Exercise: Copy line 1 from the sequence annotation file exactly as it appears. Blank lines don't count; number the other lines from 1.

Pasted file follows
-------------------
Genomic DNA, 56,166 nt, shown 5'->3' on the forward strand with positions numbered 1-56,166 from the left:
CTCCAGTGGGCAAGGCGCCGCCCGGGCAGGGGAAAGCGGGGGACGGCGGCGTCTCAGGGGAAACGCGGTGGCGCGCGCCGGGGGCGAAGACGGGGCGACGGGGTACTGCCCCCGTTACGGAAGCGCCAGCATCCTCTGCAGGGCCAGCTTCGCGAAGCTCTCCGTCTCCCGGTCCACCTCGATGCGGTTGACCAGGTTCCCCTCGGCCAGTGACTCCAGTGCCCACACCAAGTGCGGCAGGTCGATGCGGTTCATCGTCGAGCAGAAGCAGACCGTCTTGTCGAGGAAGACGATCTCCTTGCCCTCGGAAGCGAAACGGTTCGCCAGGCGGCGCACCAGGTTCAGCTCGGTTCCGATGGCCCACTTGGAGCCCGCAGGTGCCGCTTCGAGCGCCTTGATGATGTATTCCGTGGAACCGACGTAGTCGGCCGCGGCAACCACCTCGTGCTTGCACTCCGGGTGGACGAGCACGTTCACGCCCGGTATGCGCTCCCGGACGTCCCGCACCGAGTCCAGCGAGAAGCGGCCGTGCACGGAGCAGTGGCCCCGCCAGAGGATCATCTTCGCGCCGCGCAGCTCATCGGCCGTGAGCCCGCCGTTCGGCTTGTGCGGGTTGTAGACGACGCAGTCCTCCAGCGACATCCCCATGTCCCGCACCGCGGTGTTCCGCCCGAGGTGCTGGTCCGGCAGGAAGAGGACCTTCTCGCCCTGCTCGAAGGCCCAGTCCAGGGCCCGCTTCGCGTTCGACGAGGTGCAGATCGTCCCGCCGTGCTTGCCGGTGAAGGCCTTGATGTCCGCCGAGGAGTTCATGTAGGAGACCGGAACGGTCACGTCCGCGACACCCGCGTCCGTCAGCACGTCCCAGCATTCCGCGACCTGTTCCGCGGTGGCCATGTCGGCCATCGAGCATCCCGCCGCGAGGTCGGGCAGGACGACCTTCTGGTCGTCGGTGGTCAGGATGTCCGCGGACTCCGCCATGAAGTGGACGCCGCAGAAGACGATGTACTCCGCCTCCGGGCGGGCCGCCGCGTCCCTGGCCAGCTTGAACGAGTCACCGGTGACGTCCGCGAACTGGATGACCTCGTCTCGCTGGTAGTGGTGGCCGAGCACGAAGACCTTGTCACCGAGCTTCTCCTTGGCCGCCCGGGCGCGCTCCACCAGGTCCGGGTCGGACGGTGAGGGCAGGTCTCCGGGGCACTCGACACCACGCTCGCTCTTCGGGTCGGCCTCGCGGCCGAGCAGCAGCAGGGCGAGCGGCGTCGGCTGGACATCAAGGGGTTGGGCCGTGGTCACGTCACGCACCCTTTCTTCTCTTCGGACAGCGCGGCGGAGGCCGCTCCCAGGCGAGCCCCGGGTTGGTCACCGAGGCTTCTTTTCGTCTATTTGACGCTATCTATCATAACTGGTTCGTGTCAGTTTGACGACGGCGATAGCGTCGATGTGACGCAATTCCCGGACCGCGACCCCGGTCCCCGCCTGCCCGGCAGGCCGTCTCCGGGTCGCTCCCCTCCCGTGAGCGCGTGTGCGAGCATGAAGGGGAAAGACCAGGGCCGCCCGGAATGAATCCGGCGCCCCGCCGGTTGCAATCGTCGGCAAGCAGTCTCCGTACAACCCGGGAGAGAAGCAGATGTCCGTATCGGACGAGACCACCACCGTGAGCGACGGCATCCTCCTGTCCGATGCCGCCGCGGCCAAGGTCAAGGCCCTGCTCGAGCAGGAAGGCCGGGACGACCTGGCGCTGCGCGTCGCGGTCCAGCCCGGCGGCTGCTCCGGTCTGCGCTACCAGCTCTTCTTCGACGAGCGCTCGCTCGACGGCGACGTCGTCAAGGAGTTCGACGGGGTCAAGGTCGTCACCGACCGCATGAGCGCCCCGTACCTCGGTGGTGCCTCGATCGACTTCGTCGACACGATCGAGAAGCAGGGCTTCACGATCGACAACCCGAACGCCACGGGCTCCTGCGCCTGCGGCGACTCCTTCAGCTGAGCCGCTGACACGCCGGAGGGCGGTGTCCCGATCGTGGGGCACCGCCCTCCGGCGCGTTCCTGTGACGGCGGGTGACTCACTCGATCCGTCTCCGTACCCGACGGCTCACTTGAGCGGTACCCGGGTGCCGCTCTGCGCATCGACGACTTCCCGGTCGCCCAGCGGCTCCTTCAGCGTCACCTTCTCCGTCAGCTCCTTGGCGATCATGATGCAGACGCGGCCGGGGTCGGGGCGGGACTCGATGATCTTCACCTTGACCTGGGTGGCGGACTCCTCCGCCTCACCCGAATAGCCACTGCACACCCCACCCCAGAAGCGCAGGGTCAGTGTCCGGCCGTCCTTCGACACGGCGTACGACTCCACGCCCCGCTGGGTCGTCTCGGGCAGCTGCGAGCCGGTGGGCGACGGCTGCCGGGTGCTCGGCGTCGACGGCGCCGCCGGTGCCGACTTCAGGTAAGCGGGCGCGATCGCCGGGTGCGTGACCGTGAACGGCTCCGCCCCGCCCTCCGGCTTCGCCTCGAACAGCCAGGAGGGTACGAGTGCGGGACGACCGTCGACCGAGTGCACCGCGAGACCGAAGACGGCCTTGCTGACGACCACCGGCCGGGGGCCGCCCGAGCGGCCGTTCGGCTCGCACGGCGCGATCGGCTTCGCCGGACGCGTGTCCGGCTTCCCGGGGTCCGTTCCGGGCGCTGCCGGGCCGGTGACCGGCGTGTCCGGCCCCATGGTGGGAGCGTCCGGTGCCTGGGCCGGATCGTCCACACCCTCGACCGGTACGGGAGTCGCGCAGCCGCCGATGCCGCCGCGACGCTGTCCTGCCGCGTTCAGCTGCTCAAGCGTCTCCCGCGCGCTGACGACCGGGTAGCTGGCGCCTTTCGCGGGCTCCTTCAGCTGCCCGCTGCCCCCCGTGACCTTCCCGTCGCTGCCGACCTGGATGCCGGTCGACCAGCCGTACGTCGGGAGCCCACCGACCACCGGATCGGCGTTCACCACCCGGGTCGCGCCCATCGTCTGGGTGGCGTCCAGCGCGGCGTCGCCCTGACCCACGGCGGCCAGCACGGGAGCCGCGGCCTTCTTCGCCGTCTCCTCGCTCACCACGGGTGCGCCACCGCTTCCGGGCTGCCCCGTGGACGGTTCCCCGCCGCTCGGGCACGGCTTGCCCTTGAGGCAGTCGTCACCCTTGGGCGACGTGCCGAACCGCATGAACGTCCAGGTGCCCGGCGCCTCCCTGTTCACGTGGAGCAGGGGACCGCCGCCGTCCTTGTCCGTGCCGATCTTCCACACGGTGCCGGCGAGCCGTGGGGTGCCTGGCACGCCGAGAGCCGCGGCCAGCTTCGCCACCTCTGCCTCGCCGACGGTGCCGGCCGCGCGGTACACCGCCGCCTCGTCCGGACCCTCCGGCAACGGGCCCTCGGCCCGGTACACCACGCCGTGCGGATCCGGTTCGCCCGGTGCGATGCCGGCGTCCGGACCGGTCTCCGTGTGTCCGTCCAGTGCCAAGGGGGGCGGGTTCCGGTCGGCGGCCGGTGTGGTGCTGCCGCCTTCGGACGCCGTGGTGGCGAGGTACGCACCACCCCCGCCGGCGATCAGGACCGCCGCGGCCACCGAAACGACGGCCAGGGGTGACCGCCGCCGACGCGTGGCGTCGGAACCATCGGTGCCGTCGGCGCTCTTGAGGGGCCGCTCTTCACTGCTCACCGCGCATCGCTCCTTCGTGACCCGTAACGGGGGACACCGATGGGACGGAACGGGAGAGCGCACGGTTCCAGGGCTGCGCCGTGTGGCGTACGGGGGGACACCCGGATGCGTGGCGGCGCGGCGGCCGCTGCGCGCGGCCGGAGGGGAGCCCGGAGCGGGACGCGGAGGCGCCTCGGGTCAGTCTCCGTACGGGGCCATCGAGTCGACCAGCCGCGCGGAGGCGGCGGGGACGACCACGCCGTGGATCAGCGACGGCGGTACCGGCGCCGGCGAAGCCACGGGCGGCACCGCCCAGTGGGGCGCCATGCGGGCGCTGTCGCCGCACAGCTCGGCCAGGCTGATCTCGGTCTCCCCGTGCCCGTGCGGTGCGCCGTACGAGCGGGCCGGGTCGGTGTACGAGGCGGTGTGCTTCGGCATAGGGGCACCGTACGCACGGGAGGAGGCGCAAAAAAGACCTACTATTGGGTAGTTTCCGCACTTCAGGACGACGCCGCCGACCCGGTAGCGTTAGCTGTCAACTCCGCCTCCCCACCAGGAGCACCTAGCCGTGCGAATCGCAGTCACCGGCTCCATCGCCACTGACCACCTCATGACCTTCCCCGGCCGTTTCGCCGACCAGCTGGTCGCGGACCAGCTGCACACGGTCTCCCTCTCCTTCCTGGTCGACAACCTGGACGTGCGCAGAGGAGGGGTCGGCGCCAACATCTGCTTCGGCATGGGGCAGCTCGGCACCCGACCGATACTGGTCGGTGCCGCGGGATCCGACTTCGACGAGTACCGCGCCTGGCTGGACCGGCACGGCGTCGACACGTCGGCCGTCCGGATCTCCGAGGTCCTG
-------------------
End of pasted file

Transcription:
Genomic DNA, 56,166 nt, shown 5'->3' on the forward strand with positions numbered 1-56,166 from the left: